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Claim Your Free Copy of Overtime Primer: Highlights from the New Regulations

The federal DOL overtime regulations go into effect this year. Are you ready?


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This report includes a summary of key changes, including the salary level test and salary basis test.

As a bonus, we've included a handy flowchart to help you determine exemption status under the FLSA.

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October 19, 2004
Companies Get More Time on Stock-Option Rule

The Financial Accounting Standards Board has voted to give companies another six months to comply with a rule requiring employee stock options to be treated as an expense, the Washington Post reports.

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The board voted 5-3 to approve the delay, giving publicly traded companies until June 15 to comply with the new rule--and six months for lobbyists to urge Congress to block the rule before it becomes effective.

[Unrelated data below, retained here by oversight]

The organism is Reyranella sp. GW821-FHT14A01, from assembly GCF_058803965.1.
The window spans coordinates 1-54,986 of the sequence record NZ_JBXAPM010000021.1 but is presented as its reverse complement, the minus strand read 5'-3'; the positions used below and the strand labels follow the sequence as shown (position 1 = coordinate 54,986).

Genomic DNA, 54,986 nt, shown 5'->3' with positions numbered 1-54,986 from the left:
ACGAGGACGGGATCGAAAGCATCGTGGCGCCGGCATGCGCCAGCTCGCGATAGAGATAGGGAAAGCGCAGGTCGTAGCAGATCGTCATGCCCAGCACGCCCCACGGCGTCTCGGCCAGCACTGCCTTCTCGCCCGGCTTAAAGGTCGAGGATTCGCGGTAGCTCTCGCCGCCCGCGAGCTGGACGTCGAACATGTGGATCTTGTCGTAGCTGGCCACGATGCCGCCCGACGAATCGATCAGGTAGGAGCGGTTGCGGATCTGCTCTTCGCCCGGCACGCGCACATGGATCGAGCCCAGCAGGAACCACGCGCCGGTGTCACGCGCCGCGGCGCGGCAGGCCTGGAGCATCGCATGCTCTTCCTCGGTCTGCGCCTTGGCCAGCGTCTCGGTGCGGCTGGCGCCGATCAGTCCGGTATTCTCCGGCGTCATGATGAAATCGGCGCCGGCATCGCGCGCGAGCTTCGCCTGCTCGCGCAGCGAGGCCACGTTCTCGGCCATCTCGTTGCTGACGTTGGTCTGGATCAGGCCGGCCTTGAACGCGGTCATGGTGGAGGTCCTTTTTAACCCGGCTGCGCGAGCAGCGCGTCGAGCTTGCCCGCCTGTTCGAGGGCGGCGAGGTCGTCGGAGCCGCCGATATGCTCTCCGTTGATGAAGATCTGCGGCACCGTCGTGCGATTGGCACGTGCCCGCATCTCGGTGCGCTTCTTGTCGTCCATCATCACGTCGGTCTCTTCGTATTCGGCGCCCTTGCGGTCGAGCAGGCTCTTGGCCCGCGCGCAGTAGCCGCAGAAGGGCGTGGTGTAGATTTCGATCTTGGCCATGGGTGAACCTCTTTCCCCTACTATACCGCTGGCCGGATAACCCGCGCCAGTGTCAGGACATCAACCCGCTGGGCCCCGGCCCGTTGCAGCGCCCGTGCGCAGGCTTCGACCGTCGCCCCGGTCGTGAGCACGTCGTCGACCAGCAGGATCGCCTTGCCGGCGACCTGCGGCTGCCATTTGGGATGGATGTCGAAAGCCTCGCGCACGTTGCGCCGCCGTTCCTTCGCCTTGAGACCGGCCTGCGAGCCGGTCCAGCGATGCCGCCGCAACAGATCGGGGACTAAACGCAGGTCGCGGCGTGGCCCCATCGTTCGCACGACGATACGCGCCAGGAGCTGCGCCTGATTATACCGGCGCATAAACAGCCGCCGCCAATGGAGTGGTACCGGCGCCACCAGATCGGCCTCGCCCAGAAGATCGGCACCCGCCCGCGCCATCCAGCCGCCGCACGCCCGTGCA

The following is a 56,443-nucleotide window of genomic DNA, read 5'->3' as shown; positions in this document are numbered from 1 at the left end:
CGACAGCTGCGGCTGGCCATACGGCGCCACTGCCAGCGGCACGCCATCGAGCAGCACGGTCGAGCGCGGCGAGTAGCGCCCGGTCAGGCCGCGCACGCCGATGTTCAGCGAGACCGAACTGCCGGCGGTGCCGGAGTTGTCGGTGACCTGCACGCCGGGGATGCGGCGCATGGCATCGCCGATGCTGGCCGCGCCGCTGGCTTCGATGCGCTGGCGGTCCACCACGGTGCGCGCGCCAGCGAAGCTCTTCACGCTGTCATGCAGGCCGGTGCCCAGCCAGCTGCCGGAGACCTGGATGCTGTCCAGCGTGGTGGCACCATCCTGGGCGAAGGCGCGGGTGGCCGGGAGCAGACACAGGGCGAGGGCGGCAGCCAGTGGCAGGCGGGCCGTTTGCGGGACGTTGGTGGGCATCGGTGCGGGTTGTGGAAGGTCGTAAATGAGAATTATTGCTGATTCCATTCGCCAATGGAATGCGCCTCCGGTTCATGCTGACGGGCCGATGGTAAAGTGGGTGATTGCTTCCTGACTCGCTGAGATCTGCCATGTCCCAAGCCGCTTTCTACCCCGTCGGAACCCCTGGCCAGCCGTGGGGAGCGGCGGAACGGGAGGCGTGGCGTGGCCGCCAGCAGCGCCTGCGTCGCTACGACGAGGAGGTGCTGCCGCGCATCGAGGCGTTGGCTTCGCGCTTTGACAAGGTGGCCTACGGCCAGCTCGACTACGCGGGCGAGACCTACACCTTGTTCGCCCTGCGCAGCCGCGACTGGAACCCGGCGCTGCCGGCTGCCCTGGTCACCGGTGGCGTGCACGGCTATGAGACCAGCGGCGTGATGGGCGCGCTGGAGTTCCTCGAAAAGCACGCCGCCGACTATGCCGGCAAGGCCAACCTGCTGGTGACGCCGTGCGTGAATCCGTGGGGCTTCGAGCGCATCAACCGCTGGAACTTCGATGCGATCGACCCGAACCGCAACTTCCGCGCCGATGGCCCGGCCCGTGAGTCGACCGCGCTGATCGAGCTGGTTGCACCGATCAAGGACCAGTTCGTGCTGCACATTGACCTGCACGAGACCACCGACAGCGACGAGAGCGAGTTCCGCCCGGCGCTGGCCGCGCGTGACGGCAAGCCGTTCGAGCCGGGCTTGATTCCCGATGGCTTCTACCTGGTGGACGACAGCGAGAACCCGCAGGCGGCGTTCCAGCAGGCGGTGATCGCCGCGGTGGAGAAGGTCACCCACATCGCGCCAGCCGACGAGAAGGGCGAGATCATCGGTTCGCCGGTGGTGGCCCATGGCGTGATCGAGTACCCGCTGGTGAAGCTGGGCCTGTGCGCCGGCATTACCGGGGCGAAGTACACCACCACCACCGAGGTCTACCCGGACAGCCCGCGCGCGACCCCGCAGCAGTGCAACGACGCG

"A lot can happen with an additional six months--a lot can happen legislatively, a lot can happen at the SEC," says Jeff Peck, a lobbyist for the International Employee Stock Options Coalition. "The political landscape could look very different in six months."

The board wants all publicly traded companies to treat all the stock options they grant to employees as an expense.

Critics of FASB's rule contend the rule would lead to fewer companies offering stock options to employees, which they say would hurt recruitment and retention.

Supporters of the rule say a mandate to expense employee stock options is necessary as a deterrent to accounting fraud.

The newspaper notes that the House of Representatives has passed legislation that would preempt the board's rule. The House bill would require companies to expense only the options they grant to the top five executives. A similar measure in the Senate faces strong opposition.

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